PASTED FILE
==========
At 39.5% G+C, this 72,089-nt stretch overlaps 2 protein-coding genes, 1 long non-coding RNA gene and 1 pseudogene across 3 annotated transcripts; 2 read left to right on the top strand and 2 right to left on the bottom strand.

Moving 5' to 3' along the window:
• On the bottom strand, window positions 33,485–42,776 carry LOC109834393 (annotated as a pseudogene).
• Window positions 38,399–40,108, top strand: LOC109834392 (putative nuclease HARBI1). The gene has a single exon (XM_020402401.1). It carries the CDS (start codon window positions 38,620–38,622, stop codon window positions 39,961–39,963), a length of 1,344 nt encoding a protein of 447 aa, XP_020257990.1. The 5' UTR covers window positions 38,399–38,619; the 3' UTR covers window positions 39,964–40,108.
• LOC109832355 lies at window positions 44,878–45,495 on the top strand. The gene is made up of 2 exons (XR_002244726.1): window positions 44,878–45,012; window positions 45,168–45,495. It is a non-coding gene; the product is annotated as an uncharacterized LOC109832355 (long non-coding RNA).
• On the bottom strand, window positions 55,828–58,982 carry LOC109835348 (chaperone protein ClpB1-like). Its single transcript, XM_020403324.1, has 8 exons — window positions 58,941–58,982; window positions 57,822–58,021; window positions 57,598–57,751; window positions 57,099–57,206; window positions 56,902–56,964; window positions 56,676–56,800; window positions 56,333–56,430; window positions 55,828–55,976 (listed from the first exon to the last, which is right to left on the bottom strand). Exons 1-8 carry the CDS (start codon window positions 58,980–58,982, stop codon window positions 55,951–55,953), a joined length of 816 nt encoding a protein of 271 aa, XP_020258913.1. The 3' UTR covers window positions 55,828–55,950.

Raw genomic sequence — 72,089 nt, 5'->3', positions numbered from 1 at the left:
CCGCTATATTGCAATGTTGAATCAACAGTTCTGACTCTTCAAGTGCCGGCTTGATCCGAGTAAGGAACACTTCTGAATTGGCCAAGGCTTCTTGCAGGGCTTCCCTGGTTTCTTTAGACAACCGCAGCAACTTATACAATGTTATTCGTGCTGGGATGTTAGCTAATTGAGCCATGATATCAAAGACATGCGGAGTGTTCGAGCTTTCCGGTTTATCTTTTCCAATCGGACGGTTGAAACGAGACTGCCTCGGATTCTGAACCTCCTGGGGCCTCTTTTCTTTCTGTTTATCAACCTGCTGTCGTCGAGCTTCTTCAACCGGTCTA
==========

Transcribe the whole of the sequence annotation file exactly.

At 39.5% G+C, this 72,089-nt stretch overlaps 2 protein-coding genes, 1 long non-coding RNA gene and 1 pseudogene across 3 annotated transcripts; 2 read left to right on the top strand and 2 right to left on the bottom strand.

Moving 5' to 3' along the window:
• On the bottom strand, window positions 33,485–42,776 carry LOC109834393 (annotated as a pseudogene).
• Window positions 38,399–40,108, top strand: LOC109834392 (putative nuclease HARBI1). The gene has a single exon (XM_020402401.1). It carries the CDS (start codon window positions 38,620–38,622, stop codon window positions 39,961–39,963), a length of 1,344 nt encoding a protein of 447 aa, XP_020257990.1. The 5' UTR covers window positions 38,399–38,619; the 3' UTR covers window positions 39,964–40,108.
• LOC109832355 lies at window positions 44,878–45,495 on the top strand. The gene is made up of 2 exons (XR_002244726.1): window positions 44,878–45,012; window positions 45,168–45,495. It is a non-coding gene; the product is annotated as an uncharacterized LOC109832355 (long non-coding RNA).
• On the bottom strand, window positions 55,828–58,982 carry LOC109835348 (chaperone protein ClpB1-like). Its single transcript, XM_020403324.1, has 8 exons — window positions 58,941–58,982; window positions 57,822–58,021; window positions 57,598–57,751; window positions 57,099–57,206; window positions 56,902–56,964; window positions 56,676–56,800; window positions 56,333–56,430; window positions 55,828–55,976 (listed from the first exon to the last, which is right to left on the bottom strand). Exons 1-8 carry the CDS (start codon window positions 58,980–58,982, stop codon window positions 55,951–55,953), a joined length of 816 nt encoding a protein of 271 aa, XP_020258913.1. The 3' UTR covers window positions 55,828–55,950.

Raw genomic sequence — 72,089 nt, 5'->3', positions numbered from 1 at the left:
CCGCTATATTGCAATGTTGAATCAACAGTTCTGACTCTTCAAGTGCCGGCTTGATCCGAGTAAGGAACACTTCTGAATTGGCCAAGGCTTCTTGCAGGGCTTCCCTGGTTTCTTTAGACAACCGCAGCAACTTATACAATGTTATTCGTGCTGGGATGTTAGCTAATTGAGCCATGATATCAAAGACATGCGGAGTGTTCGAGCTTTCCGGTTTATCTTTTCCAATCGGACGGTTGAAACGAGACTGCCTCGGATTCTGAACCTCCTGGGGCCTCTTTTCTTTCTGTTTATCAACCTGCTGTCGTCGAGCTTCTTCAACCGGTCTA